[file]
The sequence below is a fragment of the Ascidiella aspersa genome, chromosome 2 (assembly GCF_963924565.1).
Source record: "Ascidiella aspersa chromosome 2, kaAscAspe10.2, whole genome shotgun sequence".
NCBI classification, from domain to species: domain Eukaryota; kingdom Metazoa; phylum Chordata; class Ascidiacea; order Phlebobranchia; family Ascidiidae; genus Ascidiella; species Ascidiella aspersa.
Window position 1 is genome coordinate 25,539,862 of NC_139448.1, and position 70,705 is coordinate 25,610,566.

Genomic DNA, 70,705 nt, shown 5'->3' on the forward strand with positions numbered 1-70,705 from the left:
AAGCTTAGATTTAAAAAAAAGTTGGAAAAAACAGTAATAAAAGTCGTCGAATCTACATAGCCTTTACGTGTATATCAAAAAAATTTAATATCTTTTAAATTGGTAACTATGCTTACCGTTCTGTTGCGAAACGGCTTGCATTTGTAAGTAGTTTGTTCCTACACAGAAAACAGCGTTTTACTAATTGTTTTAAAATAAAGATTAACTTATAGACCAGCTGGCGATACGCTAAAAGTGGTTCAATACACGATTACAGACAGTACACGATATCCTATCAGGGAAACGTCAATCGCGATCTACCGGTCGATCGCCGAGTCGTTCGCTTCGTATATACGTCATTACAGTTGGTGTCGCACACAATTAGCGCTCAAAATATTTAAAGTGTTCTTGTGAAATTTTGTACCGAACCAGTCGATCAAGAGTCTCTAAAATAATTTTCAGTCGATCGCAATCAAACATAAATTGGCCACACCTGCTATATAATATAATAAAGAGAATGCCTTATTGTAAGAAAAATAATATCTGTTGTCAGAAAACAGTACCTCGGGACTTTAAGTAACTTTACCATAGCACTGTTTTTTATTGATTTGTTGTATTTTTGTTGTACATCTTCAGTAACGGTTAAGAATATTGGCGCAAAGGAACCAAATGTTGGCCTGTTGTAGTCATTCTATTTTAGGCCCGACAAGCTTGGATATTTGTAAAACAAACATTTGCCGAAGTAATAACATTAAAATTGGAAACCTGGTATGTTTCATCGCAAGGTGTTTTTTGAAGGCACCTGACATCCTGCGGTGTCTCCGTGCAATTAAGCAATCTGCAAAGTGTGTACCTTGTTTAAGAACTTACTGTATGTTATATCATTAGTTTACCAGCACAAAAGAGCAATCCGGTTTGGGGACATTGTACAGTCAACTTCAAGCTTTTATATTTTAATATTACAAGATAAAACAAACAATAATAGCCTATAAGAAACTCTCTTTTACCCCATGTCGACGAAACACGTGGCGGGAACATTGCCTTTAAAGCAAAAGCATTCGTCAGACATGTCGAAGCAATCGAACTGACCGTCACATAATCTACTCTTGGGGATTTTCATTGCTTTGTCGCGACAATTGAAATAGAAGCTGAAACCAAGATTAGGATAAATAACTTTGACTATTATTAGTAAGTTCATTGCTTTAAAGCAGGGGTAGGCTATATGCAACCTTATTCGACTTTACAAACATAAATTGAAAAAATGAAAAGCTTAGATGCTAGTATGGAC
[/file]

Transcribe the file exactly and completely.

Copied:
The sequence below is a fragment of the Ascidiella aspersa genome, chromosome 2 (assembly GCF_963924565.1).
Source record: "Ascidiella aspersa chromosome 2, kaAscAspe10.2, whole genome shotgun sequence".
NCBI classification, from domain to species: domain Eukaryota; kingdom Metazoa; phylum Chordata; class Ascidiacea; order Phlebobranchia; family Ascidiidae; genus Ascidiella; species Ascidiella aspersa.
Window position 1 is genome coordinate 25,539,862 of NC_139448.1, and position 70,705 is coordinate 25,610,566.

Genomic DNA, 70,705 nt, shown 5'->3' on the forward strand with positions numbered 1-70,705 from the left:
AAGCTTAGATTTAAAAAAAAGTTGGAAAAAACAGTAATAAAAGTCGTCGAATCTACATAGCCTTTACGTGTATATCAAAAAAATTTAATATCTTTTAAATTGGTAACTATGCTTACCGTTCTGTTGCGAAACGGCTTGCATTTGTAAGTAGTTTGTTCCTACACAGAAAACAGCGTTTTACTAATTGTTTTAAAATAAAGATTAACTTATAGACCAGCTGGCGATACGCTAAAAGTGGTTCAATACACGATTACAGACAGTACACGATATCCTATCAGGGAAACGTCAATCGCGATCTACCGGTCGATCGCCGAGTCGTTCGCTTCGTATATACGTCATTACAGTTGGTGTCGCACACAATTAGCGCTCAAAATATTTAAAGTGTTCTTGTGAAATTTTGTACCGAACCAGTCGATCAAGAGTCTCTAAAATAATTTTCAGTCGATCGCAATCAAACATAAATTGGCCACACCTGCTATATAATATAATAAAGAGAATGCCTTATTGTAAGAAAAATAATATCTGTTGTCAGAAAACAGTACCTCGGGACTTTAAGTAACTTTACCATAGCACTGTTTTTTATTGATTTGTTGTATTTTTGTTGTACATCTTCAGTAACGGTTAAGAATATTGGCGCAAAGGAACCAAATGTTGGCCTGTTGTAGTCATTCTATTTTAGGCCCGACAAGCTTGGATATTTGTAAAACAAACATTTGCCGAAGTAATAACATTAAAATTGGAAACCTGGTATGTTTCATCGCAAGGTGTTTTTTGAAGGCACCTGACATCCTGCGGTGTCTCCGTGCAATTAAGCAATCTGCAAAGTGTGTACCTTGTTTAAGAACTTACTGTATGTTATATCATTAGTTTACCAGCACAAAAGAGCAATCCGGTTTGGGGACATTGTACAGTCAACTTCAAGCTTTTATATTTTAATATTACAAGATAAAACAAACAATAATAGCCTATAAGAAACTCTCTTTTACCCCATGTCGACGAAACACGTGGCGGGAACATTGCCTTTAAAGCAAAAGCATTCGTCAGACATGTCGAAGCAATCGAACTGACCGTCACATAATCTACTCTTGGGGATTTTCATTGCTTTGTCGCGACAATTGAAATAGAAGCTGAAACCAAGATTAGGATAAATAACTTTGACTATTATTAGTAAGTTCATTGCTTTAAAGCAGGGGTAGGCTATATGCAACCTTATTCGACTTTACAAACATAAATTGAAAAAATGAAAAGCTTAGATGCTAGTATGGAC